FSF to give evidence to football governance inquiry

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The Culture, Media and Sport Committee’s ongoing inquiry into football governance continues, and next week it’s the Football Supporters’ Federation’s turn to give evidence. The session will take place on Tuesday 15th March (11.45am) at Burnley FC's Turf Moor. Committees and parliamentary debates can be viewed online at Parliament Live TV.

Download the FSF’s written evidence to the inquiry into football governance.

Ironically the FSF and Supporters Direct have been called to give evidence to the committee directly after perennial friend-of-the-fans Ken Bates who, in the mid-80s, sought approval to install electrified fences at Chelsea. Earlier this week Sunderland chairman Niall Quinn and Manchester United chief executive David Gill appeared before the committee.

Gill outrageously claimed United should not have to engage with supporters’ groups while Quinn acknowledged the gulf in Premier League finances was such he’d be “chased out of Sunderland” if he told fans he thought the Black Cats could win the Premier League.

Come Tuesday, the Committee will hear from two panels with Ken Bates (chairman, Leeds United), John Bowler (chairman, Crewe Alexandra), Barry Kilby (chairman, Burnley), and Julian Tagg (vice-chairman, Exeter) appearing at 10.45am. The FSF’s Malcolm Clarke (chair) and Steven Powell (director of policy and campaigns) are scheduled to appear at 11.45am alongside Dave Boyle (chief executive, Supporters Direct).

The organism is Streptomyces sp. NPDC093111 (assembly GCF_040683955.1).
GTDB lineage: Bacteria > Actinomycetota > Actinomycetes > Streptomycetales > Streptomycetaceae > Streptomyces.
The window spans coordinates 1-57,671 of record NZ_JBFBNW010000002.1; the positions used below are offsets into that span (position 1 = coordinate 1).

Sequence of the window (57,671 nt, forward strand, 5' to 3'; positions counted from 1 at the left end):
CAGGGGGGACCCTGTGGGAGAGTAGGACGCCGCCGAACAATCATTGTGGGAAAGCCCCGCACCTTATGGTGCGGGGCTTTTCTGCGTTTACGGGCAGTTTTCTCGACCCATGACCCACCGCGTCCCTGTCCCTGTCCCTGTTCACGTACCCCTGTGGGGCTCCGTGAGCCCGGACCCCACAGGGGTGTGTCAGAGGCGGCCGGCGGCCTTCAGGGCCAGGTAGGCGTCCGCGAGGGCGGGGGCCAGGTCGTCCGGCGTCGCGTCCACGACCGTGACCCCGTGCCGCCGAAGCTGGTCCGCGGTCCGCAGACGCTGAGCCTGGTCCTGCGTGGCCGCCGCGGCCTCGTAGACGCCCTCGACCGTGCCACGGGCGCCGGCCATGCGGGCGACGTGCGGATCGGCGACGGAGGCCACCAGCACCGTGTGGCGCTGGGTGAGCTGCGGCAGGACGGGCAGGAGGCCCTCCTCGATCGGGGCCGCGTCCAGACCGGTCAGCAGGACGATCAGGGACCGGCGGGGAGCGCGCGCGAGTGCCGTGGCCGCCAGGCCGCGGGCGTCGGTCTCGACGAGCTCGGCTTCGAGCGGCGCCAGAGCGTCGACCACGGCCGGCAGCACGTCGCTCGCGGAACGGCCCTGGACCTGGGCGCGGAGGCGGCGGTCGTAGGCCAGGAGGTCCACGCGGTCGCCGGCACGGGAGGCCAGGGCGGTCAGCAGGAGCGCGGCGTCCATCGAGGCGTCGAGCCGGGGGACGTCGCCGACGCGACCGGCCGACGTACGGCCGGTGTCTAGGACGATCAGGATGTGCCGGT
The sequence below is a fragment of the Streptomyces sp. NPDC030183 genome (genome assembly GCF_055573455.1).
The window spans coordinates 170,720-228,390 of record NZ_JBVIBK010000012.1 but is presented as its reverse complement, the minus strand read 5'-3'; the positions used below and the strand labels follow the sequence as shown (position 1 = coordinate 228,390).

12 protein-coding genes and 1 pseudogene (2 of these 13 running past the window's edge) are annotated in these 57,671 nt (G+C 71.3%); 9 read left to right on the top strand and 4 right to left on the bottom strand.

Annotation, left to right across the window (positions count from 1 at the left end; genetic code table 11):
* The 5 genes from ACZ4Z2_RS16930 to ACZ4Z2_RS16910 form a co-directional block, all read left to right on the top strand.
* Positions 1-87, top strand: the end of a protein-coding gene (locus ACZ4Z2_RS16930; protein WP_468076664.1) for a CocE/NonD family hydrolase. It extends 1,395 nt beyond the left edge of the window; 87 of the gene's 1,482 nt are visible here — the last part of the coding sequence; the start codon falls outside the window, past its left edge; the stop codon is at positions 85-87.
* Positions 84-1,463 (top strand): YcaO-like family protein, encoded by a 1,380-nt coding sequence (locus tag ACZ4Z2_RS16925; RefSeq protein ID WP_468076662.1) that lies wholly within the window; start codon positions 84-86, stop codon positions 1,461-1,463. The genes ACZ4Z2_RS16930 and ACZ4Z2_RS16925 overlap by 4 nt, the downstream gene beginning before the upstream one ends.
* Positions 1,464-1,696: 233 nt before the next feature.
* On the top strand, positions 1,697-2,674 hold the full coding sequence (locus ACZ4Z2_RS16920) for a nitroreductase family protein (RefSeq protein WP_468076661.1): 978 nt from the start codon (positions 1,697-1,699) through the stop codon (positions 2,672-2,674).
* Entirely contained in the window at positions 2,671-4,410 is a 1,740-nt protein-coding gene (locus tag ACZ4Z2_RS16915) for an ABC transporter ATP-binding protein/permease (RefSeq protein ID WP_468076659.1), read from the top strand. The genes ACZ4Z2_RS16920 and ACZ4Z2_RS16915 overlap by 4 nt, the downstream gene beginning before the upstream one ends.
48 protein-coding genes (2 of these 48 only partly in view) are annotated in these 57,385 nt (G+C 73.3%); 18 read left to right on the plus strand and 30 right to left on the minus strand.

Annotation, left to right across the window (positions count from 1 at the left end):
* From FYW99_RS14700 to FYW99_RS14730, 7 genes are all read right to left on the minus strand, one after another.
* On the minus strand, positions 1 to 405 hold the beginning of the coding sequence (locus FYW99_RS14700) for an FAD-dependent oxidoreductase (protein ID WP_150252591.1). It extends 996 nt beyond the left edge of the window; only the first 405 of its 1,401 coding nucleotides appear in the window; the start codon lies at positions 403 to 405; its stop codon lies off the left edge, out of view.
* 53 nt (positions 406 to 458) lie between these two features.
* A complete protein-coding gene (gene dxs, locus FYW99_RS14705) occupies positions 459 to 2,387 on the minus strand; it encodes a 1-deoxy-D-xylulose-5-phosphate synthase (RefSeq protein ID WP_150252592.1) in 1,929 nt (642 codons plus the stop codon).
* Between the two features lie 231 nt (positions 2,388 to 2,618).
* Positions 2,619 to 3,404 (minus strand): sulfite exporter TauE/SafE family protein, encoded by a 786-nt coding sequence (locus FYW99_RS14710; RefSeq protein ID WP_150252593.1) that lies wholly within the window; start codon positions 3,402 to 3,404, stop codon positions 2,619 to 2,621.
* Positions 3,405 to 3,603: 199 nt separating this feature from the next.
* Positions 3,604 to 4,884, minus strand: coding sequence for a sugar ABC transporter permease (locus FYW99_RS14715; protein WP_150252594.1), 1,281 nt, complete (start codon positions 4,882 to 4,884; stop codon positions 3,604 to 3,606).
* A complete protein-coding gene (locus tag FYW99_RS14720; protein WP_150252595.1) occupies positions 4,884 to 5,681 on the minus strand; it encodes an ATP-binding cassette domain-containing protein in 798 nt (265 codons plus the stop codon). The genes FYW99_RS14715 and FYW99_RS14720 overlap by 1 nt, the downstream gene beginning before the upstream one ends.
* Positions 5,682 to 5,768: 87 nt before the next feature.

John Whittingdale, chair of the committee said: “I am delighted that we are able to hold this evidence session at such a historic club as Burnley. The committee were keen to get out of Westminster for this inquiry to see and hear at first hand the challenges facing a broad range of clubs of all sizes, divisions and locations. We hope at the end of our inquiry to make recommendations to the Government that help preserve a game which arouses strong passions and opinions throughout the country.”

The cross-party committee was launched in response not only to the high-profile coverage of Liverpool and Manchester United, but also to broader concerns that current and future generations of football supporters of clubs across the country are ill-served by current football club regulations.

Questions the committee will consider, include:

  • Should football clubs in the UK be treated differently from other commercial organisations?
  • Are football governance rules in England and Wales, and the governing bodies which set and apply them, fit for purpose?
  • Is there too much debt in the professional game?
  • What are the pros and cons of the Supporter Trust share-holding model?
  • Is Government intervention justified and, if so, what form should it take?
  • Are there lessons to be learned from football governance models across the UK and abroad, and from governance models in other sports?

Download the FSF’s written evidence to the inquiry into football governance.

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